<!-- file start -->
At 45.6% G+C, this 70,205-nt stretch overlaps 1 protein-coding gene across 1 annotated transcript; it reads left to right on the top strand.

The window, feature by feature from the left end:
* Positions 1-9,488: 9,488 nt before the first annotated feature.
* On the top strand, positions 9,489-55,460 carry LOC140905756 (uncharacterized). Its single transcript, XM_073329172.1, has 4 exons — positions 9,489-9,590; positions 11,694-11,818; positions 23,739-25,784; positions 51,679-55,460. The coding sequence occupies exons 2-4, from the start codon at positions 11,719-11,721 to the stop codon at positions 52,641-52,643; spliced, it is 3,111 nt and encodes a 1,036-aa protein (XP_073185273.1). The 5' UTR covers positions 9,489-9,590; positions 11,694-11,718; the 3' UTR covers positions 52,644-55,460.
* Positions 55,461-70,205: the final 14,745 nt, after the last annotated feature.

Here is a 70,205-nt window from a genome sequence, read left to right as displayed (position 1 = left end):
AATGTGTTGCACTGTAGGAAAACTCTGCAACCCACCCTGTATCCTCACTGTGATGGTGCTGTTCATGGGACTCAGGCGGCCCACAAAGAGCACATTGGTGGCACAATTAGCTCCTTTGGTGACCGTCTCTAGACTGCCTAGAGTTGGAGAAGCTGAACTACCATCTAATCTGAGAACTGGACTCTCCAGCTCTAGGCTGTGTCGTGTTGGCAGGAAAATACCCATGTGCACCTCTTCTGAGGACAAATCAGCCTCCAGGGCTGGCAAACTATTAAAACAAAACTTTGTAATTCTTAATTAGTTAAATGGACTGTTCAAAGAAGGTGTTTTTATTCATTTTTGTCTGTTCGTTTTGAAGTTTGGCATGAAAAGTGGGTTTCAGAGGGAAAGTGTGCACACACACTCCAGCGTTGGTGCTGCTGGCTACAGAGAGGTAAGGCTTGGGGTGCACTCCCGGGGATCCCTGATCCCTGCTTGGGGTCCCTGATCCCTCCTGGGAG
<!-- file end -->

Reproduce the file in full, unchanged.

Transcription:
At 45.6% G+C, this 70,205-nt stretch overlaps 1 protein-coding gene across 1 annotated transcript; it reads left to right on the top strand.

The window, feature by feature from the left end:
* Positions 1-9,488: 9,488 nt before the first annotated feature.
* On the top strand, positions 9,489-55,460 carry LOC140905756 (uncharacterized). Its single transcript, XM_073329172.1, has 4 exons — positions 9,489-9,590; positions 11,694-11,818; positions 23,739-25,784; positions 51,679-55,460. The coding sequence occupies exons 2-4, from the start codon at positions 11,719-11,721 to the stop codon at positions 52,641-52,643; spliced, it is 3,111 nt and encodes a 1,036-aa protein (XP_073185273.1). The 5' UTR covers positions 9,489-9,590; positions 11,694-11,718; the 3' UTR covers positions 52,644-55,460.
* Positions 55,461-70,205: the final 14,745 nt, after the last annotated feature.

Here is a 70,205-nt window from a genome sequence, read left to right as displayed (position 1 = left end):
AATGTGTTGCACTGTAGGAAAACTCTGCAACCCACCCTGTATCCTCACTGTGATGGTGCTGTTCATGGGACTCAGGCGGCCCACAAAGAGCACATTGGTGGCACAATTAGCTCCTTTGGTGACCGTCTCTAGACTGCCTAGAGTTGGAGAAGCTGAACTACCATCTAATCTGAGAACTGGACTCTCCAGCTCTAGGCTGTGTCGTGTTGGCAGGAAAATACCCATGTGCACCTCTTCTGAGGACAAATCAGCCTCCAGGGCTGGCAAACTATTAAAACAAAACTTTGTAATTCTTAATTAGTTAAATGGACTGTTCAAAGAAGGTGTTTTTATTCATTTTTGTCTGTTCGTTTTGAAGTTTGGCATGAAAAGTGGGTTTCAGAGGGAAAGTGTGCACACACACTCCAGCGTTGGTGCTGCTGGCTACAGAGAGGTAAGGCTTGGGGTGCACTCCCGGGGATCCCTGATCCCTGCTTGGGGTCCCTGATCCCTCCTGGGAG